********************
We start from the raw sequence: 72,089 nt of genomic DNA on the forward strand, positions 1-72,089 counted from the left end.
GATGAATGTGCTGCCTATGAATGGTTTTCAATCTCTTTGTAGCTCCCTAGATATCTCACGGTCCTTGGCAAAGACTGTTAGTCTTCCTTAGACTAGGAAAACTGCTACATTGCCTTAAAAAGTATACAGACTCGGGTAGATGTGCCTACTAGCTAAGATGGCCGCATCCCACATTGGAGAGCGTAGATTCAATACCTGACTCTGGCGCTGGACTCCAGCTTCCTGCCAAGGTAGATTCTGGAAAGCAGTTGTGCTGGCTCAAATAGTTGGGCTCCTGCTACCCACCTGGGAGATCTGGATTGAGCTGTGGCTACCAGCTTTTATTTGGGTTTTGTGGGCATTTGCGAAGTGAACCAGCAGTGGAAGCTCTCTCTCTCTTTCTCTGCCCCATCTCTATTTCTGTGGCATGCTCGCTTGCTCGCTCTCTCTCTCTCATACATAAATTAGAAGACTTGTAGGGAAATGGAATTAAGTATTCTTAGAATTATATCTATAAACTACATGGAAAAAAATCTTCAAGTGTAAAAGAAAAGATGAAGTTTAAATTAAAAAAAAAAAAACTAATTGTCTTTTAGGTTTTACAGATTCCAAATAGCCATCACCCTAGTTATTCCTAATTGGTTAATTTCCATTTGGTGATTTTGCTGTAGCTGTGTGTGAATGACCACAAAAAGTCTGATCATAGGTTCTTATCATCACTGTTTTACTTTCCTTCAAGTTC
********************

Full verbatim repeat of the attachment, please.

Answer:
We start from the raw sequence: 72,089 nt of genomic DNA on the forward strand, positions 1-72,089 counted from the left end.
GATGAATGTGCTGCCTATGAATGGTTTTCAATCTCTTTGTAGCTCCCTAGATATCTCACGGTCCTTGGCAAAGACTGTTAGTCTTCCTTAGACTAGGAAAACTGCTACATTGCCTTAAAAAGTATACAGACTCGGGTAGATGTGCCTACTAGCTAAGATGGCCGCATCCCACATTGGAGAGCGTAGATTCAATACCTGACTCTGGCGCTGGACTCCAGCTTCCTGCCAAGGTAGATTCTGGAAAGCAGTTGTGCTGGCTCAAATAGTTGGGCTCCTGCTACCCACCTGGGAGATCTGGATTGAGCTGTGGCTACCAGCTTTTATTTGGGTTTTGTGGGCATTTGCGAAGTGAACCAGCAGTGGAAGCTCTCTCTCTCTTTCTCTGCCCCATCTCTATTTCTGTGGCATGCTCGCTTGCTCGCTCTCTCTCTCTCATACATAAATTAGAAGACTTGTAGGGAAATGGAATTAAGTATTCTTAGAATTATATCTATAAACTACATGGAAAAAAATCTTCAAGTGTAAAAGAAAAGATGAAGTTTAAATTAAAAAAAAAAAAACTAATTGTCTTTTAGGTTTTACAGATTCCAAATAGCCATCACCCTAGTTATTCCTAATTGGTTAATTTCCATTTGGTGATTTTGCTGTAGCTGTGTGTGAATGACCACAAAAAGTCTGATCATAGGTTCTTATCATCACTGTTTTACTTTCCTTCAAGTTC